• Entering recovery wholeheartedly opens doors to understanding parts of oneself that were previously hidden or suppressed. Living authentically means being true to oneself, expressing one’s genuine feelings, needs, and desires without expectations or fear of judgement. The recovery programme provided a framework that helped Andrew learn and accept that true emotional serenity comes from within and will not come from depending on others. This shift in perspective can be liberating as it allows one to break free from the exhausting cycle that co-dependency perpetuates.

Accepting Powerlessness:

  • The realisation that one cannot control the uncontrollable or change the unchangeable can bring about relief, serenity, and a sense of empowerment. This acceptance involves recognising and embracing one’s limitations and the reality of life. It shifts the focus from what cannot be controlled to what can be – one’s own actions and reactions.

Recovery is a Journey not a Destination:

  • Andrew compared working a recovery programme to the likes of going to gym. It requires consistent effort. Regularly working on one’s recovery is essential to prevent old patterns of co-dependency or other dysfunctional behaviours from resurfacing. It involves setting boundaries, focussing on self, learning new coping strategies, and continuously reflecting on and improving oneself.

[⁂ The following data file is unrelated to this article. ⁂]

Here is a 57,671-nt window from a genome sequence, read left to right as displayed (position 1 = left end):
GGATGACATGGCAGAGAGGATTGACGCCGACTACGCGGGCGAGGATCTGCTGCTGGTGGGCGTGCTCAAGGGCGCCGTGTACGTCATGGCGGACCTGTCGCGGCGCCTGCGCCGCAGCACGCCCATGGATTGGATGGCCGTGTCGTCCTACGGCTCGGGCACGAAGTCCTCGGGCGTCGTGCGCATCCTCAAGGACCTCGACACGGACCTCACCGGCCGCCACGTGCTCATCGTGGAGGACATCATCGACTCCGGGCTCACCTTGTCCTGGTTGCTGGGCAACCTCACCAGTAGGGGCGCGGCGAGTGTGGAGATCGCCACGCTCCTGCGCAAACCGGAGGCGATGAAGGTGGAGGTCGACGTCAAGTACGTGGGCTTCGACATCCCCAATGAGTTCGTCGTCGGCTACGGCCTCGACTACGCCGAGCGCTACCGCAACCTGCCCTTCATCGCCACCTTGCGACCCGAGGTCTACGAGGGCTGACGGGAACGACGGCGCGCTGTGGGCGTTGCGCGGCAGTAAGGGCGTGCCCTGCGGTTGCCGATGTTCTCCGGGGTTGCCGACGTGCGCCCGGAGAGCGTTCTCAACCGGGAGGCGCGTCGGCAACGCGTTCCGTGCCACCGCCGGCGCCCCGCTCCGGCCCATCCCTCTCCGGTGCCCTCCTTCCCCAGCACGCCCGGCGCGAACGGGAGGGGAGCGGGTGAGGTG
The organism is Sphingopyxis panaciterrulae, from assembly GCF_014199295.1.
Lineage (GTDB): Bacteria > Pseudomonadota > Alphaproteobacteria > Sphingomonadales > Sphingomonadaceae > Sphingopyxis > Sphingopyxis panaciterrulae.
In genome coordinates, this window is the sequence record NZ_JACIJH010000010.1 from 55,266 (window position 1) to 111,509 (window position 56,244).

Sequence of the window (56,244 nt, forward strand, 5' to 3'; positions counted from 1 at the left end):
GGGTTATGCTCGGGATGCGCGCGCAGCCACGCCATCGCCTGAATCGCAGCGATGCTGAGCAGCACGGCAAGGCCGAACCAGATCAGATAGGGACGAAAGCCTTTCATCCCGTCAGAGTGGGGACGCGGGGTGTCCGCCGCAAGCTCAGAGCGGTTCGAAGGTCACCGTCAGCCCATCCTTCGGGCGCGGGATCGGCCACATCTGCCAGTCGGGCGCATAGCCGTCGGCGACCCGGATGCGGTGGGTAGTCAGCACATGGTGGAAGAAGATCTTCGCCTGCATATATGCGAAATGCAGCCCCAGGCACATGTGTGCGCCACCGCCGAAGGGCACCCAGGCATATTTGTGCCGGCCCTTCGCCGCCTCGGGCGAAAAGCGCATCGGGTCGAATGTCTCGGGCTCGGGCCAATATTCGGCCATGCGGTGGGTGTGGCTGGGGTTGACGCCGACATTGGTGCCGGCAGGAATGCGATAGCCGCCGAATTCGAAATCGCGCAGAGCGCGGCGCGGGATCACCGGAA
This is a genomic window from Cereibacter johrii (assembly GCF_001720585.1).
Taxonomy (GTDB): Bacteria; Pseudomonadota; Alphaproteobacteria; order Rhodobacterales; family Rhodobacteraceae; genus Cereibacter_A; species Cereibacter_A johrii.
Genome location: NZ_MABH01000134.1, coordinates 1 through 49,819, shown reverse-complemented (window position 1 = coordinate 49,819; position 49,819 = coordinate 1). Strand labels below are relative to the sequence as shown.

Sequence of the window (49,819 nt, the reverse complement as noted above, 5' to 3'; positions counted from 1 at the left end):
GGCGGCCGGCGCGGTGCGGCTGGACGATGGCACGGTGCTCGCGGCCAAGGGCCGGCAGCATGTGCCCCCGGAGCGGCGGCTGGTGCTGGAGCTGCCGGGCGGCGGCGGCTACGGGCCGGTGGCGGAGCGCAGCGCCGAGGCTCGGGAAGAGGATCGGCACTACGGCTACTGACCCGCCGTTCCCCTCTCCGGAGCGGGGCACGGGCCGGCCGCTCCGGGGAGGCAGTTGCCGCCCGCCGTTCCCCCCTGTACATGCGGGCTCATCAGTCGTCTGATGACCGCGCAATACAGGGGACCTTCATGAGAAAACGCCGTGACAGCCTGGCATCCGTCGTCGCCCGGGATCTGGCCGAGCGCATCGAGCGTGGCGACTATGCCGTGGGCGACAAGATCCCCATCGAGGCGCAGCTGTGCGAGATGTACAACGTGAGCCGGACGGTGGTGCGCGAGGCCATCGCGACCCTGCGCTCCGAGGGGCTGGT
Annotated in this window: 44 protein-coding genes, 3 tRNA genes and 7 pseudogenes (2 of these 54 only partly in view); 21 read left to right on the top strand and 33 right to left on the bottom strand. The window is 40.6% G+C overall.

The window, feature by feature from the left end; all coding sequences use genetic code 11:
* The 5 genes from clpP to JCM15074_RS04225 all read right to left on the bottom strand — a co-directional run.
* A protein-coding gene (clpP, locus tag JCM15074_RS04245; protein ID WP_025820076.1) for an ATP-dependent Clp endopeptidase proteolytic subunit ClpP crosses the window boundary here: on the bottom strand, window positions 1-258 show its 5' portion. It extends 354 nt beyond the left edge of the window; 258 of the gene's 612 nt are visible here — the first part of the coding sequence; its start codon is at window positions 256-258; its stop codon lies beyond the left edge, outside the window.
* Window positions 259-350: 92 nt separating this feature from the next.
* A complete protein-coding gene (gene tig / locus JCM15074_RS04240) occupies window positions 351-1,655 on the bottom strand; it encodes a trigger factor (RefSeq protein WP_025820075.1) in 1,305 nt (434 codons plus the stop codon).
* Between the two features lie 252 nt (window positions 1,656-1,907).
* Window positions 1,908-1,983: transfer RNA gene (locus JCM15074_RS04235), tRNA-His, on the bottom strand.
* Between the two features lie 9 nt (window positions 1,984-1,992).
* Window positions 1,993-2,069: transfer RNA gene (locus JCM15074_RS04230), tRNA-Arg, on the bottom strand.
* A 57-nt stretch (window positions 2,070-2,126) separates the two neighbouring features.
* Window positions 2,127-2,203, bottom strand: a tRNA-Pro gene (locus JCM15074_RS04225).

In conclusion, the journey of recovery from co-dependency can be life changing. Andrew provides invaluable insight on the nature of co-dependency and its detrimental effects, highlighting the importance of self-discovery, accepting powerlessness, and recognising that recovery is an ongoing process. Through the power of 12 Step programme, he has learnt how to break free from the patterns learned in his upbringing, where his happiness was tied to others’ well-being. Recovery is a multifaceted journey that encompasses more than overcoming dependency. 12-Step fellowships offer invaluable support for the loved ones of addicts. By providing a community of understanding, companionship, and offering a structured programme for personal growth. Recognising and addressing co-dependency can lead to profound personal growth and healing. Shifting focus from the addict to oneself, learning to set boundaries, and embracing self-care are crucial steps in this process. Breaking free from co-dependency is a journey of self-discovery and empowerment, leading to a healthier and more fulfilling life.